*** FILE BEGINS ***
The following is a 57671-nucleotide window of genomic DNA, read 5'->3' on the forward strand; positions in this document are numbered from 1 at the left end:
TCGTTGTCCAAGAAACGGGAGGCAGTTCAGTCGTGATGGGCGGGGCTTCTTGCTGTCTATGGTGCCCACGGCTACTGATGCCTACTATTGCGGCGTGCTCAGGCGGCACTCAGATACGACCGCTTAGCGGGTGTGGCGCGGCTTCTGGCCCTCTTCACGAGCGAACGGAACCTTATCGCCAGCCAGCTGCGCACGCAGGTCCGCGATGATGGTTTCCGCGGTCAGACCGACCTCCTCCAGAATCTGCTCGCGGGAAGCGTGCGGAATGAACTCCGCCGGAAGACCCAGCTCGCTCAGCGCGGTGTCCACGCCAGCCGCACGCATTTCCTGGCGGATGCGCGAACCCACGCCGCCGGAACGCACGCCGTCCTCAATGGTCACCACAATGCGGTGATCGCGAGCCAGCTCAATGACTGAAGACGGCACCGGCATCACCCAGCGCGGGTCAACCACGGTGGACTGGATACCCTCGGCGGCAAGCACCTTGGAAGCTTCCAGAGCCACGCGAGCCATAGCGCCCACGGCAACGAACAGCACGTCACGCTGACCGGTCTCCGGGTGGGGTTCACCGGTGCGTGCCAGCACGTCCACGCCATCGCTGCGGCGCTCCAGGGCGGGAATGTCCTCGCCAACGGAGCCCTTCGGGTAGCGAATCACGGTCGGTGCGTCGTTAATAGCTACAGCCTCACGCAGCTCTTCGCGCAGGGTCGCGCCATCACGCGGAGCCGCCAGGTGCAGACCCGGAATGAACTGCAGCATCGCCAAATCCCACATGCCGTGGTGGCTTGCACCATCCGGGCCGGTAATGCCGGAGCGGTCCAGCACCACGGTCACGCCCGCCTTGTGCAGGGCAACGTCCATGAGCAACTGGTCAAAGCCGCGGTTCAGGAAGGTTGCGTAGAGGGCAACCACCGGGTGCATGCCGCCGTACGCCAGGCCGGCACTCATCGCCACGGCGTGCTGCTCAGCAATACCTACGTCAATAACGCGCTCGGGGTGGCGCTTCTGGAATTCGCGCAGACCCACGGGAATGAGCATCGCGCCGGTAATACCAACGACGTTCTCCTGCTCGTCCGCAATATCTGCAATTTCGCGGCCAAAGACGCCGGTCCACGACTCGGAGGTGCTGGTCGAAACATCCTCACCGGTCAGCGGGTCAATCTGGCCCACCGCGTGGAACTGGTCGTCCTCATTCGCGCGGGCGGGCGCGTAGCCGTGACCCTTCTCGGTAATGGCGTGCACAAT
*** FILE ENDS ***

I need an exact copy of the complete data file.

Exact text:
The following is a 57671-nucleotide window of genomic DNA, read 5'->3' on the forward strand; positions in this document are numbered from 1 at the left end:
TCGTTGTCCAAGAAACGGGAGGCAGTTCAGTCGTGATGGGCGGGGCTTCTTGCTGTCTATGGTGCCCACGGCTACTGATGCCTACTATTGCGGCGTGCTCAGGCGGCACTCAGATACGACCGCTTAGCGGGTGTGGCGCGGCTTCTGGCCCTCTTCACGAGCGAACGGAACCTTATCGCCAGCCAGCTGCGCACGCAGGTCCGCGATGATGGTTTCCGCGGTCAGACCGACCTCCTCCAGAATCTGCTCGCGGGAAGCGTGCGGAATGAACTCCGCCGGAAGACCCAGCTCGCTCAGCGCGGTGTCCACGCCAGCCGCACGCATTTCCTGGCGGATGCGCGAACCCACGCCGCCGGAACGCACGCCGTCCTCAATGGTCACCACAATGCGGTGATCGCGAGCCAGCTCAATGACTGAAGACGGCACCGGCATCACCCAGCGCGGGTCAACCACGGTGGACTGGATACCCTCGGCGGCAAGCACCTTGGAAGCTTCCAGAGCCACGCGAGCCATAGCGCCCACGGCAACGAACAGCACGTCACGCTGACCGGTCTCCGGGTGGGGTTCACCGGTGCGTGCCAGCACGTCCACGCCATCGCTGCGGCGCTCCAGGGCGGGAATGTCCTCGCCAACGGAGCCCTTCGGGTAGCGAATCACGGTCGGTGCGTCGTTAATAGCTACAGCCTCACGCAGCTCTTCGCGCAGGGTCGCGCCATCACGCGGAGCCGCCAGGTGCAGACCCGGAATGAACTGCAGCATCGCCAAATCCCACATGCCGTGGTGGCTTGCACCATCCGGGCCGGTAATGCCGGAGCGGTCCAGCACCACGGTCACGCCCGCCTTGTGCAGGGCAACGTCCATGAGCAACTGGTCAAAGCCGCGGTTCAGGAAGGTTGCGTAGAGGGCAACCACCGGGTGCATGCCGCCGTACGCCAGGCCGGCACTCATCGCCACGGCGTGCTGCTCAGCAATACCTACGTCAATAACGCGCTCGGGGTGGCGCTTCTGGAATTCGCGCAGACCCACGGGAATGAGCATCGCGCCGGTAATACCAACGACGTTCTCCTGCTCGTCCGCAATATCTGCAATTTCGCGGCCAAAGACGCCGGTCCACGACTCGGAGGTGCTGGTCGAAACATCCTCACCGGTCAGCGGGTCAATCTGGCCCACCGCGTGGAACTGGTCGTCCTCATTCGCGCGGGCGGGCGCGTAGCCGTGACCCTTCTCGGTAATGGCGTGCACAAT